I still struggle to believe the Fed can orchestrate a soft landing, but investors live in the moment, and for now, the moment suggests that inflation is on the way down. The potential Fed pivot is clearly trumping concerns over slowing economic growth, and this caused bond yields to tumble and equities to head “to the moon” during the Thursday and Friday sessions. I have trouble buying into this with conviction because it seems to make little sense to me that risk assets should rally this hard just as the economic clouds are darkening.

The table below contains a summary of markets for the week, with more detail provided in the final section which contains the detailed data tables.

Looking deeper at the markets and ignoring for a moment the momentum-driven bounce in equities and US Treasuries, the most interesting trends this week included:

  • The US Dollar came sharply off its recent highs, as investors associate lower inflation with easier monetary policy ahead. Lower interest rates means that the US Dollar becomes less attractive from a yield perspective. Although the USD cratered (down 4.2% WoW), a weaker dollar provides a boost for multinational US companies, and this was also a factor in equity market moves this week. As an aside, both Sterling ($1.183/£1.00) and the Euro ($1.035/€1.00) rallied, too, as the greenback weakened.

  • High yield spreads widened, although Friday was a holiday and I did not get data for Thursday (because FRED is slow). However, through Wednesday, high yield spreads were 22bps wider WoW, potentially indicating investor concerns about a slowing US economy.

  • Gold rallied hard, something I can’t remember writing for many months. Could this be a sign of investor concerns? It certainly doesn’t go hand-in-hand with declining inflation (although a weaker US Dollar could be a factor, too).

  • Not surprisingly, Bitcoin and its brethren got crushed this week, as the FTX saga weighed heavy on the cryptocurrency market.


US inflation slows

The BLS released CPI for October on Thursday morning before the open, which fuelled a sharp rally in both US equities and US Treasuries. Headline CPI increased 0.4% MoM (Oct vs Sept), the same as the month before, but annual inflation fell to 7.7% (vs consensus expectations of 7.9%-8.0%). Perhaps more importantly, core CPI (excluding food and energy) was 0.3% MoM for October (6.3% YoY), a sharp decrease from the prior month’s MoM read of 0.6%. As markets rallied hard post-release, investors and economists viewed the data as compelling evidence that the Fed’s committed focus to tighter monetary policy was having the desired effect on prices. You can find the BLS release for October CPI here.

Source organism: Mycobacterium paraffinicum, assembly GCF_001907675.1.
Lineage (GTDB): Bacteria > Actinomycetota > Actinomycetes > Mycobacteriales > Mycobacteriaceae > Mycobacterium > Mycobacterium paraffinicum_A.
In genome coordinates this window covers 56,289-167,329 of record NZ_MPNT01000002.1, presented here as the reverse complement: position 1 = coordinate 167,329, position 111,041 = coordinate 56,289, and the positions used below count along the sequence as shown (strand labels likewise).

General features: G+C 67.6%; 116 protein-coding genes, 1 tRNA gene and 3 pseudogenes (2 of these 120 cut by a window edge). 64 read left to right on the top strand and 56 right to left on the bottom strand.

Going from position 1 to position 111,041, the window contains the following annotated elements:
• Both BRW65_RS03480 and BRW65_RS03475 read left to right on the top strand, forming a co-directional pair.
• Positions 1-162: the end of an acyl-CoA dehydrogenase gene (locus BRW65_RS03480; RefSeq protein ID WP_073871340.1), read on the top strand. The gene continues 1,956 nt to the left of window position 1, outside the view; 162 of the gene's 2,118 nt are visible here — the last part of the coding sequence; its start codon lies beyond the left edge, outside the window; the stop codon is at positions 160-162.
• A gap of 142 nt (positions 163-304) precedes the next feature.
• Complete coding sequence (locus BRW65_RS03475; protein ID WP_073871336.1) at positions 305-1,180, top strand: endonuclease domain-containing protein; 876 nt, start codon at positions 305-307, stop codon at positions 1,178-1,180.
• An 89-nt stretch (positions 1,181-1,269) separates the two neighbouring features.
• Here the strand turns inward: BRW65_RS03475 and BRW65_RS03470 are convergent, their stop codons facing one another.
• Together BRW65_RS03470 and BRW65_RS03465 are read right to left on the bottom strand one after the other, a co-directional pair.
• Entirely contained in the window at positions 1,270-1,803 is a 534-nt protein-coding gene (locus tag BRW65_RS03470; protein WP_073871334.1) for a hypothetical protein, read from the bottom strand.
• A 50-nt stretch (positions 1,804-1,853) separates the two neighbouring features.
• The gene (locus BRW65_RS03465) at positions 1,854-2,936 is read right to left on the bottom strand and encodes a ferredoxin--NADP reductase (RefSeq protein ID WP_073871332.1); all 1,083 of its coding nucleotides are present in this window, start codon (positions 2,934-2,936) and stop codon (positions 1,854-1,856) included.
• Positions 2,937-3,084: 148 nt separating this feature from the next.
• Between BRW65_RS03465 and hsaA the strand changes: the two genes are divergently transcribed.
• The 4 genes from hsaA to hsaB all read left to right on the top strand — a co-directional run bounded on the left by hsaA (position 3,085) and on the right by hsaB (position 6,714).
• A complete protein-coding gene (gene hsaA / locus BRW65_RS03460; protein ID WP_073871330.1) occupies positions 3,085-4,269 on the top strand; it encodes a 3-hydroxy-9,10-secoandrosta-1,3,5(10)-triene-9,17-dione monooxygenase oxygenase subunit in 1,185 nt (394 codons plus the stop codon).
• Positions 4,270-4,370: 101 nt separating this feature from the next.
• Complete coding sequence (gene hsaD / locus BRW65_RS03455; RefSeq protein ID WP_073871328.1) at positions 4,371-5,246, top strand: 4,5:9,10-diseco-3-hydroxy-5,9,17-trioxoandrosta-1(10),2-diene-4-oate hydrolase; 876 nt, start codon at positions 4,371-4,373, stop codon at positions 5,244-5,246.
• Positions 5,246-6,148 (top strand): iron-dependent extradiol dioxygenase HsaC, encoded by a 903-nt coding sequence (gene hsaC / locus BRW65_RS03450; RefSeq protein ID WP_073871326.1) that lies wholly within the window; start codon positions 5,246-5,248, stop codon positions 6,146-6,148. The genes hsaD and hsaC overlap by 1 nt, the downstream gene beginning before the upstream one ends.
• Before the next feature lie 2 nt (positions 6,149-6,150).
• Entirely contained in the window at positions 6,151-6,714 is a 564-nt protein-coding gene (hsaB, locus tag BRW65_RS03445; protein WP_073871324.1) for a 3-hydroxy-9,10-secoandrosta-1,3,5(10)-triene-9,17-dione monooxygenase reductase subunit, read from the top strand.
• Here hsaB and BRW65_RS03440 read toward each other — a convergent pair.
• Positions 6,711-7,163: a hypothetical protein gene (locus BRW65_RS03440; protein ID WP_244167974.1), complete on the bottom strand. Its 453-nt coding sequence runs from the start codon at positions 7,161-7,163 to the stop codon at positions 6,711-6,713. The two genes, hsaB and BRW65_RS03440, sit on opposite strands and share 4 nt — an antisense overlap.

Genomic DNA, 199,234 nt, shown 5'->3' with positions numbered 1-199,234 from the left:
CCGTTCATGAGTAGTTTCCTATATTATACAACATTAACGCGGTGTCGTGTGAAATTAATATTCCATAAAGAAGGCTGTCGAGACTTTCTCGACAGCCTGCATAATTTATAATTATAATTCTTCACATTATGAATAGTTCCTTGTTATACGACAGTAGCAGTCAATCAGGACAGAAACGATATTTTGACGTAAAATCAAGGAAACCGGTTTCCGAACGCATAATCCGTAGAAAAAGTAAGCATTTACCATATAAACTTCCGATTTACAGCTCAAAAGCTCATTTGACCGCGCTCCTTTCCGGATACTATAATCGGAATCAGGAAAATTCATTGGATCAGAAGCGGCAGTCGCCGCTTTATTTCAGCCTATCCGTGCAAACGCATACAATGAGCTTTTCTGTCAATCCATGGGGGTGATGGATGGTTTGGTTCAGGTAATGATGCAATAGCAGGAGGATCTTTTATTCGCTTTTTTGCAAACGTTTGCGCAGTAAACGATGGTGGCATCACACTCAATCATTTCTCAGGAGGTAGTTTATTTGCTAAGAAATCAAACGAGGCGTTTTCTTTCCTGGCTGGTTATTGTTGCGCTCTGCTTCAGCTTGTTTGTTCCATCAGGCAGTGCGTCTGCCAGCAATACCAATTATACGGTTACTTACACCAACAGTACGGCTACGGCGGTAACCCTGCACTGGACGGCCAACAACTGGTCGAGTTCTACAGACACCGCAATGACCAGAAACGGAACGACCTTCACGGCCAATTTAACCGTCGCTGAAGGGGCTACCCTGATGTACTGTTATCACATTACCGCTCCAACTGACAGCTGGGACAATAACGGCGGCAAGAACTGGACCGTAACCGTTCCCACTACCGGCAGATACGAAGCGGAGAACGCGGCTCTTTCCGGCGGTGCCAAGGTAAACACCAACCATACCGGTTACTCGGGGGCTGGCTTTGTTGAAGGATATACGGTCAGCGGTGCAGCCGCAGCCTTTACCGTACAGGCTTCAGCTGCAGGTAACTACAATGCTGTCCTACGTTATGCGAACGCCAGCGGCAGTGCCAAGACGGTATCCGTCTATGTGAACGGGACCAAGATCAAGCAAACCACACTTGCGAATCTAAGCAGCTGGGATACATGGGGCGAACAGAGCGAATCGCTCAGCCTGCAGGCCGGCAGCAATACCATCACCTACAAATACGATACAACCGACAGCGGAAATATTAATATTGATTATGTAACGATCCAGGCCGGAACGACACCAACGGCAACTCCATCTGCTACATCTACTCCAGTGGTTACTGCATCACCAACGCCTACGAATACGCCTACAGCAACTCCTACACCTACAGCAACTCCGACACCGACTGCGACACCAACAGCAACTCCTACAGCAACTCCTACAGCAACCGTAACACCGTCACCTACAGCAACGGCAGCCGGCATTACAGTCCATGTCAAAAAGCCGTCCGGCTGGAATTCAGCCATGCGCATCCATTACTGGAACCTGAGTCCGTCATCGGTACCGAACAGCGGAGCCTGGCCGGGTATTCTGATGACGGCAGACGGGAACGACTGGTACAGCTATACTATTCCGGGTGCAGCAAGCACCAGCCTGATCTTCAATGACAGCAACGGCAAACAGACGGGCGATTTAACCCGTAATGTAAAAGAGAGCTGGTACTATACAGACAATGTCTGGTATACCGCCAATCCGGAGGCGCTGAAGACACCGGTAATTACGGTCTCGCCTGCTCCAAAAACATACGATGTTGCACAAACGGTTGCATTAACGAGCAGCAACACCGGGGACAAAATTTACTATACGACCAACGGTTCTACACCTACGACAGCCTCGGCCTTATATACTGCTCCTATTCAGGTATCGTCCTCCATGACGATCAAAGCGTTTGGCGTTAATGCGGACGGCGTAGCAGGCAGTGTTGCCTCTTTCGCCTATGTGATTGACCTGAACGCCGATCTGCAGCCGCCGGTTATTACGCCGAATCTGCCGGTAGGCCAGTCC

FTX files bankruptcy, cryptos hammered

The collapse of crypto exchange FTX under selling pressure that seem to have been initiated by rival Binance demonstrates just how much the crypto market might be a house of cards at the end of the day. The collateral damage into the broader cryptocurrency market was severe, demonstrating the systemic risk that is present in this fragile and inter-connected market. There is gobs of press on this situation, but one of the best reads is from the founder and (now former) CEO of the company, Sam Bankman-Fried, who posted a thread on Twitter on Thursday that you can find here (before the company filed bankruptcy and he resigned). As usual, Matt Levine in #BloombergOpinion has covered this story exceptionally well in his column “Money Stuff”, and you can read his articles from the week here (Tues), here (Weds) and here (Thurs). (You might need to be a Bloomberg subscriber.)


UK GDP is projected to have decreased 0.6% in September (MoM), meaning that 3Q22 GDP is expected to have decreased 0.2%, according to Friday’s release (here) from the ONS. This confirms what has already been articulated by the Bank of England, which is the UK economy is entering a recession. How severe and how long remain to be seen, as well as how the government of PM Rishi Sunak plans to navigate this very challenging environment. UK stocks managed to avoid losing much ground this week, whilst Sterling gained ground, much more a reflection of a weaker US Dollar than confidence in the UK economy.


Below are some of the key data releases and other financial events that matter for the weeks ahead.

  • As far as economic data, the focus this week will be on PPI, retail sales and housing data in the US for October. In the UK, retail sales, jobs data and CPI for October will be released. CPI for October and 3Q GDP will be released for the Eurozone and Japan, too.

  • Upcoming central bank meetings:

    • Federal Reserve – Dec 13th-14th

    • Bank of England – Dec 15th

    • ECB – Dec 15th

    • Bank of Japan – Dec 19th-20th


Week ended Nov 411, 202222

US equities

US Treasuries

Corporate bonds (credit)

Safe haven and other assets